Antibacterial susceptibility profile of Pseudomonas aeruginosa in a private hospital, India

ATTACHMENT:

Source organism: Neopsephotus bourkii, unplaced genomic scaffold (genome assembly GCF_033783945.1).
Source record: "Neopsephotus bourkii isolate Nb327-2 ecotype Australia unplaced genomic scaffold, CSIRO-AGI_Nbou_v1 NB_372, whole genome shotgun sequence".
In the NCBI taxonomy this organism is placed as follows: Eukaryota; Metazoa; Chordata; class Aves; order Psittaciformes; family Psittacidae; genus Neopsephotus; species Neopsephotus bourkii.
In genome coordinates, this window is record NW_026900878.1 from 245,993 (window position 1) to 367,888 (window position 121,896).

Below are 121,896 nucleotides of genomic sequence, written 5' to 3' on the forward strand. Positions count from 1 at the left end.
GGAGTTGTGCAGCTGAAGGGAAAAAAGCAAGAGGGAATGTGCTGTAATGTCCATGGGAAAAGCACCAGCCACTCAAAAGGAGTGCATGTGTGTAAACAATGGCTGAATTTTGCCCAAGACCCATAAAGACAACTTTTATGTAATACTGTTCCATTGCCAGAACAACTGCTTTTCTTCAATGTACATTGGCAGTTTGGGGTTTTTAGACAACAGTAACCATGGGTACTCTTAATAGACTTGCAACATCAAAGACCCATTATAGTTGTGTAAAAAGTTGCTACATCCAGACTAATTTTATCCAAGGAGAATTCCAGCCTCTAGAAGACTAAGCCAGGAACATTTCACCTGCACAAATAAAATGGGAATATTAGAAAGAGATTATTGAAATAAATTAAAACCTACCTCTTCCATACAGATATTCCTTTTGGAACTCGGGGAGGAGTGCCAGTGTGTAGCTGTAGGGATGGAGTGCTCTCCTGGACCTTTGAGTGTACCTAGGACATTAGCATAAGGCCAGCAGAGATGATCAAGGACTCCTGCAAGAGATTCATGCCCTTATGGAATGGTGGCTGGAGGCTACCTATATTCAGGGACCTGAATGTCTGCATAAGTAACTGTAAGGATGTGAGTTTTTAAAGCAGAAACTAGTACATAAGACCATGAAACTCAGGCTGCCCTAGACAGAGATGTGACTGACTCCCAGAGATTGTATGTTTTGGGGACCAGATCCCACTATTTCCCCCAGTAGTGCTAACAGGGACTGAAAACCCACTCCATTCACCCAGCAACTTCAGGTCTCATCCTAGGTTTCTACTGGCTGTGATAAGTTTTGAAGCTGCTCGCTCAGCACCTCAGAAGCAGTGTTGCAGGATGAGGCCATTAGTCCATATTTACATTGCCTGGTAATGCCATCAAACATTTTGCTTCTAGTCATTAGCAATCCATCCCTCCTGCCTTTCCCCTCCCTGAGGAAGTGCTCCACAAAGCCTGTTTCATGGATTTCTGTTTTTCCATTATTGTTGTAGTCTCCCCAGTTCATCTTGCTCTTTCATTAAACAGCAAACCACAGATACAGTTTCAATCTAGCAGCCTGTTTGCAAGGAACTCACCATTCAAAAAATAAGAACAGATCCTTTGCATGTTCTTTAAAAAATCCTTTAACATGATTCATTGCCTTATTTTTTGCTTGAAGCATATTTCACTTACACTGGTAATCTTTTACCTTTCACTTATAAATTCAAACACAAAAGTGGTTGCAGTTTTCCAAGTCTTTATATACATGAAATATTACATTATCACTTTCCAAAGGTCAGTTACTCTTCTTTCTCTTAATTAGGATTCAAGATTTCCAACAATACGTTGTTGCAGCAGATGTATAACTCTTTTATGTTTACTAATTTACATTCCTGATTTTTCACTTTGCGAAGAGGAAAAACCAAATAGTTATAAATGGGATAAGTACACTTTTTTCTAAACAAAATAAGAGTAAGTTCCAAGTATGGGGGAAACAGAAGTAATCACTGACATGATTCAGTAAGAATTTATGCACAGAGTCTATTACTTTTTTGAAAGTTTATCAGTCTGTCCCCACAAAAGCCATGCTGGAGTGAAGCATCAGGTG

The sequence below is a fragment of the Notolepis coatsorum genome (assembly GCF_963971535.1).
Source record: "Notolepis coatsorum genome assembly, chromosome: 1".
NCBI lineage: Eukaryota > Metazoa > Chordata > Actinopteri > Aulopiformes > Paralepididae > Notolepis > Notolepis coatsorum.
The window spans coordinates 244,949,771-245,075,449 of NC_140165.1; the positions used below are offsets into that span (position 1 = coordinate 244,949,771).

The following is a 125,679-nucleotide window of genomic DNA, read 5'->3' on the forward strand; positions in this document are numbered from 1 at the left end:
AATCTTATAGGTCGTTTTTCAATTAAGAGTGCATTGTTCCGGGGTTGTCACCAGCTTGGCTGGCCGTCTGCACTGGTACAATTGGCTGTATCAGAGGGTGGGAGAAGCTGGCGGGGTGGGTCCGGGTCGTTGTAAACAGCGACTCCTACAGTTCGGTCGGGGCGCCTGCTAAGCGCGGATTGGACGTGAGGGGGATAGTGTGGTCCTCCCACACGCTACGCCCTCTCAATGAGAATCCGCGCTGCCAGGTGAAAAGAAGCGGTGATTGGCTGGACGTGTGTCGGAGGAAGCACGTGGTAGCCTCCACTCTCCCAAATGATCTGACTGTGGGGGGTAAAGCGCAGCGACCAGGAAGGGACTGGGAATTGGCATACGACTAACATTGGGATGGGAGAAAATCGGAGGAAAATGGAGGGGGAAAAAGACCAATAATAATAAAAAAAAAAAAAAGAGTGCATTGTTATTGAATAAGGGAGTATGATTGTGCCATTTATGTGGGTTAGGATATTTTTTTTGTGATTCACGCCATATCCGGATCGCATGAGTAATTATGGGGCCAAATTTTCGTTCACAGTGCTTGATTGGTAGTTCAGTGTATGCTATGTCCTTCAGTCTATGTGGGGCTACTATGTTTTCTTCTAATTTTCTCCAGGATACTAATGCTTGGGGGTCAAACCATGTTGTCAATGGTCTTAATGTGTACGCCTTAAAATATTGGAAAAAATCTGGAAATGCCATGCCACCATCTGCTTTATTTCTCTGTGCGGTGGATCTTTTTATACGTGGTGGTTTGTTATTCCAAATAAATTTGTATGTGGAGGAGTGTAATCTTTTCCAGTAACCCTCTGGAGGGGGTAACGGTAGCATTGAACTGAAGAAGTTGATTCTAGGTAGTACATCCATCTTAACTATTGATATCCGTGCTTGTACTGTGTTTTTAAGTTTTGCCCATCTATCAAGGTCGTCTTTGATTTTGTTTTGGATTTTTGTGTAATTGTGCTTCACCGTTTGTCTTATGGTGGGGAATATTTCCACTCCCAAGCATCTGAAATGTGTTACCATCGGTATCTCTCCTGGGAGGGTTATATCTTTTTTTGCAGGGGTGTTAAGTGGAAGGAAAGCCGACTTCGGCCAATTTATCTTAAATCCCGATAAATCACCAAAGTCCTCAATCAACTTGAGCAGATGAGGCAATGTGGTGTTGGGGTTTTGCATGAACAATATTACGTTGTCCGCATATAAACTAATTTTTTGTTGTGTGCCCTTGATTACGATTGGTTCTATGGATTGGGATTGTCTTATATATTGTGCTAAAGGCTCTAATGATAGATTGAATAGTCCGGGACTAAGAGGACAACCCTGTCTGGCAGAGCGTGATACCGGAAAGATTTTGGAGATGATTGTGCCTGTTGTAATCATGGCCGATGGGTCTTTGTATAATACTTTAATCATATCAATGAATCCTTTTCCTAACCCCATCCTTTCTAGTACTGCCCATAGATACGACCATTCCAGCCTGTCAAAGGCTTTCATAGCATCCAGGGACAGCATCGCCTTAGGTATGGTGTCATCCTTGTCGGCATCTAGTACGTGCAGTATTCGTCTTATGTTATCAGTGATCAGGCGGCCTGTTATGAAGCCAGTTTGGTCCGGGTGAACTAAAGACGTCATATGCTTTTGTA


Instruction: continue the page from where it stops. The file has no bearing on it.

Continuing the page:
P. aeruginosa is a cosmopolitan gram-negative aerobic bacillus isolated from soil, water, plants, and animals, including humans. It is occasionally pathogenic for plants as well as animals. P. aeruginosa is an opportunistic pathogen with innate resistance to many antibiotics and disinfectants. It rarely causes disease in healthy persons, although it is a common human saprophyte. P. aeruginosa is physiologically versatile and flourishes as a saprophyte in multiple environments, including sinks, drains, respirators, humidifiers and disinfectant solutions. Prevalence of Pseudomonas Aeruginosa(PA) among the positive cultures is found to be 11.5%, 10.1% and 11% in 2012, 2013 and 2014 respectively. The number of isolates reduced in the consecutive years and saw an increase in the last year. The number of isolates was found to be more in the ICU than in the wards. In the current study, there were no resistant strains identified neither in the wards nor ICU. The susceptibility of isolates of PA to antibiotics remains slightly higher in all the three years. Susceptibility of PA has decreased substantially to Gentamycin, Amikacin, Meropenem respectively in the second year but showed a gradual increase in the susceptibility in the final year. Results from a larger, well-monitored surveillance network, can provide useful information by detecting signs of emerging pathogen populations/resistance patterns as well as trends in antimicrobial resistance mechanisms.
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